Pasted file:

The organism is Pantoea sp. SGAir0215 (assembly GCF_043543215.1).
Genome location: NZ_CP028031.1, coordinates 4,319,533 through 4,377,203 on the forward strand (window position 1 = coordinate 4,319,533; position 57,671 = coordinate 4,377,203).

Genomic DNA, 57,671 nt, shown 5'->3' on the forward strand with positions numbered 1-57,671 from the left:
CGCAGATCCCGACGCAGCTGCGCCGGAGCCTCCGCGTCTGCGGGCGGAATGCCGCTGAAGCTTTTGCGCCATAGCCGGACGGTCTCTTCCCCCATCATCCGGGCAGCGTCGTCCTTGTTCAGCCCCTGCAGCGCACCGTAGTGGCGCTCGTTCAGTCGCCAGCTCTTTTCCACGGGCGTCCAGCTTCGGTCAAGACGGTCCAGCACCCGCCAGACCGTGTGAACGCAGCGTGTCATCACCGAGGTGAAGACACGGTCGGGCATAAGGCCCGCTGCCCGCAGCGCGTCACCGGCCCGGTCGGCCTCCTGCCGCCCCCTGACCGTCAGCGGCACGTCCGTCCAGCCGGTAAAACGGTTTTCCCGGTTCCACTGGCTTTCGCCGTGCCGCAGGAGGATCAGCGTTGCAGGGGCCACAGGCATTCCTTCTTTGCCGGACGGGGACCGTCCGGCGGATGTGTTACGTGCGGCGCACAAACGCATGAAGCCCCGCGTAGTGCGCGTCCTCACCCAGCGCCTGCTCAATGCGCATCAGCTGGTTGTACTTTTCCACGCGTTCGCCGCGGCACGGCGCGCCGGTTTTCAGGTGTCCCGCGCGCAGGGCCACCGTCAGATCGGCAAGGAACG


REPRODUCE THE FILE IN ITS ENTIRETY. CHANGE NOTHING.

The organism is Pantoea sp. SGAir0215 (assembly GCF_043543215.1).
Genome location: NZ_CP028031.1, coordinates 4,319,533 through 4,377,203 on the forward strand (window position 1 = coordinate 4,319,533; position 57,671 = coordinate 4,377,203).

Genomic DNA, 57,671 nt, shown 5'->3' on the forward strand with positions numbered 1-57,671 from the left:
CGCAGATCCCGACGCAGCTGCGCCGGAGCCTCCGCGTCTGCGGGCGGAATGCCGCTGAAGCTTTTGCGCCATAGCCGGACGGTCTCTTCCCCCATCATCCGGGCAGCGTCGTCCTTGTTCAGCCCCTGCAGCGCACCGTAGTGGCGCTCGTTCAGTCGCCAGCTCTTTTCCACGGGCGTCCAGCTTCGGTCAAGACGGTCCAGCACCCGCCAGACCGTGTGAACGCAGCGTGTCATCACCGAGGTGAAGACACGGTCGGGCATAAGGCCCGCTGCCCGCAGCGCGTCACCGGCCCGGTCGGCCTCCTGCCGCCCCCTGACCGTCAGCGGCACGTCCGTCCAGCCGGTAAAACGGTTTTCCCGGTTCCACTGGCTTTCGCCGTGCCGCAGGAGGATCAGCGTTGCAGGGGCCACAGGCATTCCTTCTTTGCCGGACGGGGACCGTCCGGCGGATGTGTTACGTGCGGCGCACAAACGCATGAAGCCCCGCGTAGTGCGCGTCCTCACCCAGCGCCTGCTCAATGCGCATCAGCTGGTTGTACTTTTCCACGCGTTCGCCGCGGCACGGCGCGCCGGTTTTCAGGTGTCCCGCGCGCAGGGCCACCGTCAGATCGGCAAGGAACG